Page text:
From: Bruce on 22 Jun 2010 05:44
On Mon, 21 Jun 2010 23:14:20 -0400, Robert Coe <bob(a)1776.COM> wrote:
>George, did you listen to one too many hours of Limbaugh this morning? John
>has a point of view, and he's not afraid to express it; but he's NOT the P$S
Navas may not be "The P&S Troll" but he is definitely "a p&s troll".
From: Bruce on 22 Jun 2010 05:46
On Tue, 22 Jun 2010 00:23:41 -0400, krishnananda
>And on topic, the fastest and easiest way to identify a rank amateur is
>anyone who says/writes "A 12mm on FF is not a street lens."
From: Bruce on 22 Jun 2010 05:47
On Mon, 21 Jun 2010 14:33:44 -0700 (PDT), RichA <rander3127(a)gmail.com>
>On Jun 21, 2:19�pm, "/dev/null/" <d...(a)null.invalid> wrote:
>> Your point is moot, neither Panasonic or Olympus are pro cameras.
>At some point in the near future, pro will no longer always include
So you agree that small senor P&S camera have something to offer the
From: David J. Littleboy on 22 Jun 2010 05:52
"Bruce" <docnews2011(a)gmail.com> wrote in message
> On Tue, 22 Jun 2010 00:23:41 -0400, krishnananda
> <krishna(a)divine-life.in.invalid> wrote:
>>And on topic, the fastest and easiest way to identify a rank amateur is
>>anyone who says/writes "A 12mm on FF is not a street lens."
> Agree 100%.
12mm on FF is a great street lens for, say, gaslit streets at 4:00am in the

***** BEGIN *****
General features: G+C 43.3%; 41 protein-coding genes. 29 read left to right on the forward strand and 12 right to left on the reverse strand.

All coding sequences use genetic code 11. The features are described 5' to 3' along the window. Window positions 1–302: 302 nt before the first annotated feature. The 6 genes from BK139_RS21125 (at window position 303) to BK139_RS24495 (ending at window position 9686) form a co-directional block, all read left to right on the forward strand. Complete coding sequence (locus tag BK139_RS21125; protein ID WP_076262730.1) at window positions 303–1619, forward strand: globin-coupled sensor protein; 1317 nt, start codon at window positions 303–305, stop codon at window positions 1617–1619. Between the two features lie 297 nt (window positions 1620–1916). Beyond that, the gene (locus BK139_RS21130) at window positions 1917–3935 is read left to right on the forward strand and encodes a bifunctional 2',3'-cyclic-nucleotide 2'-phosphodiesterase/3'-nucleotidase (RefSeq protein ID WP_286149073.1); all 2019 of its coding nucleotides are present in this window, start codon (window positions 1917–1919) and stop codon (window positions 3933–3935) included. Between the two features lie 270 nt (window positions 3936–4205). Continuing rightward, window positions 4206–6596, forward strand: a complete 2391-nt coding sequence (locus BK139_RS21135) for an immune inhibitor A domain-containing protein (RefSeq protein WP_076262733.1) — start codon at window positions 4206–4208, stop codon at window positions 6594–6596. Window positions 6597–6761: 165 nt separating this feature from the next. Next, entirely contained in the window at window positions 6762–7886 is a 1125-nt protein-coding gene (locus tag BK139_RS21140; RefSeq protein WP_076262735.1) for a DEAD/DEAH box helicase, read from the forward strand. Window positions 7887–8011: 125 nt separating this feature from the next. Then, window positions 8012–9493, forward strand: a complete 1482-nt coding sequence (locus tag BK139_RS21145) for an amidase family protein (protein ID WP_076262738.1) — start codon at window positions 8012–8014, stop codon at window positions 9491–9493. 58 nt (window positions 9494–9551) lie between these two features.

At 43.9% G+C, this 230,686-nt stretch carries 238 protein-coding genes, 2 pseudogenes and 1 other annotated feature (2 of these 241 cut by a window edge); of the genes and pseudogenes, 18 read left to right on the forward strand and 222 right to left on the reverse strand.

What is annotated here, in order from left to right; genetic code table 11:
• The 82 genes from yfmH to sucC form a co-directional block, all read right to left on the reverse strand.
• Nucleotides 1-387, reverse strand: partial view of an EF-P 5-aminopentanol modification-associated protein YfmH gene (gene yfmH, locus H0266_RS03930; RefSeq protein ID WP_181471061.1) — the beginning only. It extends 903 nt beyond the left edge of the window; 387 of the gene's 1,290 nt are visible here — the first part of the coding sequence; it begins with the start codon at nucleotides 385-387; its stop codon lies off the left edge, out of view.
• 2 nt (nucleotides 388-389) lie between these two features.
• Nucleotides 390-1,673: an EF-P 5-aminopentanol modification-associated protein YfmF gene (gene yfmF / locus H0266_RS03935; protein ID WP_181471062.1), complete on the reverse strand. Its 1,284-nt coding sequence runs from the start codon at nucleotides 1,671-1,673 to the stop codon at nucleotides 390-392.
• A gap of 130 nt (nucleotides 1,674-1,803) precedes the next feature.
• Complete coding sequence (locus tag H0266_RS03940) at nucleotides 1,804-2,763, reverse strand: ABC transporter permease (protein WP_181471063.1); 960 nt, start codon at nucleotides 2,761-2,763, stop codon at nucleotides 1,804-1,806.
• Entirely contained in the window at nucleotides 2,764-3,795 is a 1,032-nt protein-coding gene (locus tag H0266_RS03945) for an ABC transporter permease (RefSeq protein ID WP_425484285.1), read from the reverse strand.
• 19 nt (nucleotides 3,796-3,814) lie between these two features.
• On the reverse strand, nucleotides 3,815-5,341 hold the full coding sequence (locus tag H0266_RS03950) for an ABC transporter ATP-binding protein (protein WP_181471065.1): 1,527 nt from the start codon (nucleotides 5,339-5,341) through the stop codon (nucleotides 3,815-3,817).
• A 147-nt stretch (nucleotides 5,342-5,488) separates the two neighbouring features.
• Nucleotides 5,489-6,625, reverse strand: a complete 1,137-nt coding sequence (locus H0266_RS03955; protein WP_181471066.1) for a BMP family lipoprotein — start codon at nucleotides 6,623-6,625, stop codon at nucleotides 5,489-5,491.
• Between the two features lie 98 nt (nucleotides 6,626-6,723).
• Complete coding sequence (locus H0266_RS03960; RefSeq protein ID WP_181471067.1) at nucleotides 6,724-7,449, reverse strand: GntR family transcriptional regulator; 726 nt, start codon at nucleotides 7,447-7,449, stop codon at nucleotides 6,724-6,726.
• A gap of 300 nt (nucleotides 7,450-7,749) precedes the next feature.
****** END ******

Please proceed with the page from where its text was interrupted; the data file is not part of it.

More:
snow. That is, except for the problem of snow collecting on the lens...
David J. Littleboy
From: SMS on 22 Jun 2010 06:44
> The original poster is a rank amateur. He argues against a point made
> later in the thread in favour of the 7-14mm Panasonic versus the
> 9-18mm Olympus. The Panasonic is an enthusiast, even a pro lens. The
> Olympus is a kit lens.
This is true. The Panasonic 7-14mm (14-28mm) costs $1200, the Olympus
7-14mm costs $1450. The Olympus 9-18mm (18-36mm) costs $475.
The 9-18mm was brought out because Olympus desperately needed a low-end,
low-cost, wide angle lens for Micro four-thirds (which, in general, is a
system that only rank amateurs would ever consider). Canon has the
excellent 10-22mm (16-35mm) for around $700, and Nikon has the 12-24mm
(18-36mm) for around $1000. The Canon is the best quality extreme
wide-angle lens of the three, and the best deal (I ended up getting mine
for around $600 on sale).
Even Nikon aficionado Ken Rockwell concedes that the Canon extreme
wide-angle lens is very high quality, offering L quality optics at not
much more than a non-L price (since you can't use that EF-s lens on a
high end Canon body, it's safe for Canon to offer it for their consumer
level, APS-C frame size, D-SLRs). Rockwell writes: "The Canon 10-22mm
has much less distortion than any wide zoom I've tested, which means
it's much better than my Nikon 12-24mm., much better then the Tamron
11-18mm, much better than the Tokina 12-24mm and much better than the
Sigma 10-20mm, period. No contest: compare the numbers in my wide
digital zoom comparison. It's also much better than the Canon 17-40mm L
and 16-35mm L used on full frame digital and film cameras. Bravo!"
When you select a D-SLR body it's important to remember than you're
making a long-term commitment to a specific manufacturer and that will
be very expensive to make a change. Spending $500-750 more for an
extreme wide-angle zoom, an extremely useful lens, is one good reason to
not go the Micro four-thirds (or Nikon) route. Of course you cannot get
anywhere close to 14mm or 16mm or 18mm at the wide end with a point and
shoot camera where 24mm to 28mm is considered wide angle.